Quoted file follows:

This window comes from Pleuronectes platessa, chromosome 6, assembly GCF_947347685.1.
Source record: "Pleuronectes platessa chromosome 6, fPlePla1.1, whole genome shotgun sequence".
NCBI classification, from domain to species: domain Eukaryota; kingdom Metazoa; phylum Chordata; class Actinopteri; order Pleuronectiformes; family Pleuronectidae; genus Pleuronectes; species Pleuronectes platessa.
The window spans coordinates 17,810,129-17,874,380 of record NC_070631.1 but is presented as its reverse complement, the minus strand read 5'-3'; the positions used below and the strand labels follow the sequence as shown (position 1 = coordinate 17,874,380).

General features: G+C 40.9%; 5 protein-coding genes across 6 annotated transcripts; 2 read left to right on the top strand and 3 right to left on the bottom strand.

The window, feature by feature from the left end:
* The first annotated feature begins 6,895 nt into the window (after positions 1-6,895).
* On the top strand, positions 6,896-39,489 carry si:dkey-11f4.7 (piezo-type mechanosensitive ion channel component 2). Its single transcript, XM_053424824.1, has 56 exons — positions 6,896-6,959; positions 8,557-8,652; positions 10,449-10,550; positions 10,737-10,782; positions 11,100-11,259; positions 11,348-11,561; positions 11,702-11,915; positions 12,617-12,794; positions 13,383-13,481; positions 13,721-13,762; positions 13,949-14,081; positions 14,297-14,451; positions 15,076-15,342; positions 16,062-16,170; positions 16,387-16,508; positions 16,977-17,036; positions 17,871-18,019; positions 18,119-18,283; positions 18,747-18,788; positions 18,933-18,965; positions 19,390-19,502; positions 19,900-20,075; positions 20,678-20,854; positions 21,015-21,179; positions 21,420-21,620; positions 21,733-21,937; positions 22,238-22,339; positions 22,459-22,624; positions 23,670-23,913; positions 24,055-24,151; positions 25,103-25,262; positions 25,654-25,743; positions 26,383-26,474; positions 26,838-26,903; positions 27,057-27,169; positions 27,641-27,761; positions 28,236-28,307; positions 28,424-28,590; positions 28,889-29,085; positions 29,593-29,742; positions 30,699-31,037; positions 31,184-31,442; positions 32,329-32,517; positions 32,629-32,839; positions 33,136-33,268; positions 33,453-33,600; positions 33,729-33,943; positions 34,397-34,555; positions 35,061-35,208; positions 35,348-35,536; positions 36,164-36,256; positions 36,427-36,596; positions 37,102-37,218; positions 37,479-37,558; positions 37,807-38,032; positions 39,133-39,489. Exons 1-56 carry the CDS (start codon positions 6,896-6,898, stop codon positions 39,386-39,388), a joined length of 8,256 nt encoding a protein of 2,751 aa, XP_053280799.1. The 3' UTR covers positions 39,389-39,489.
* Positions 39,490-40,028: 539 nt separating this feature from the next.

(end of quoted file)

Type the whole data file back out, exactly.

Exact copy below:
This window comes from Pleuronectes platessa, chromosome 6, assembly GCF_947347685.1.
Source record: "Pleuronectes platessa chromosome 6, fPlePla1.1, whole genome shotgun sequence".
NCBI classification, from domain to species: domain Eukaryota; kingdom Metazoa; phylum Chordata; class Actinopteri; order Pleuronectiformes; family Pleuronectidae; genus Pleuronectes; species Pleuronectes platessa.
The window spans coordinates 17,810,129-17,874,380 of record NC_070631.1 but is presented as its reverse complement, the minus strand read 5'-3'; the positions used below and the strand labels follow the sequence as shown (position 1 = coordinate 17,874,380).

General features: G+C 40.9%; 5 protein-coding genes across 6 annotated transcripts; 2 read left to right on the top strand and 3 right to left on the bottom strand.

The window, feature by feature from the left end:
* The first annotated feature begins 6,895 nt into the window (after positions 1-6,895).
* On the top strand, positions 6,896-39,489 carry si:dkey-11f4.7 (piezo-type mechanosensitive ion channel component 2). Its single transcript, XM_053424824.1, has 56 exons — positions 6,896-6,959; positions 8,557-8,652; positions 10,449-10,550; positions 10,737-10,782; positions 11,100-11,259; positions 11,348-11,561; positions 11,702-11,915; positions 12,617-12,794; positions 13,383-13,481; positions 13,721-13,762; positions 13,949-14,081; positions 14,297-14,451; positions 15,076-15,342; positions 16,062-16,170; positions 16,387-16,508; positions 16,977-17,036; positions 17,871-18,019; positions 18,119-18,283; positions 18,747-18,788; positions 18,933-18,965; positions 19,390-19,502; positions 19,900-20,075; positions 20,678-20,854; positions 21,015-21,179; positions 21,420-21,620; positions 21,733-21,937; positions 22,238-22,339; positions 22,459-22,624; positions 23,670-23,913; positions 24,055-24,151; positions 25,103-25,262; positions 25,654-25,743; positions 26,383-26,474; positions 26,838-26,903; positions 27,057-27,169; positions 27,641-27,761; positions 28,236-28,307; positions 28,424-28,590; positions 28,889-29,085; positions 29,593-29,742; positions 30,699-31,037; positions 31,184-31,442; positions 32,329-32,517; positions 32,629-32,839; positions 33,136-33,268; positions 33,453-33,600; positions 33,729-33,943; positions 34,397-34,555; positions 35,061-35,208; positions 35,348-35,536; positions 36,164-36,256; positions 36,427-36,596; positions 37,102-37,218; positions 37,479-37,558; positions 37,807-38,032; positions 39,133-39,489. Exons 1-56 carry the CDS (start codon positions 6,896-6,898, stop codon positions 39,386-39,388), a joined length of 8,256 nt encoding a protein of 2,751 aa, XP_053280799.1. The 3' UTR covers positions 39,389-39,489.
* Positions 39,490-40,028: 539 nt separating this feature from the next.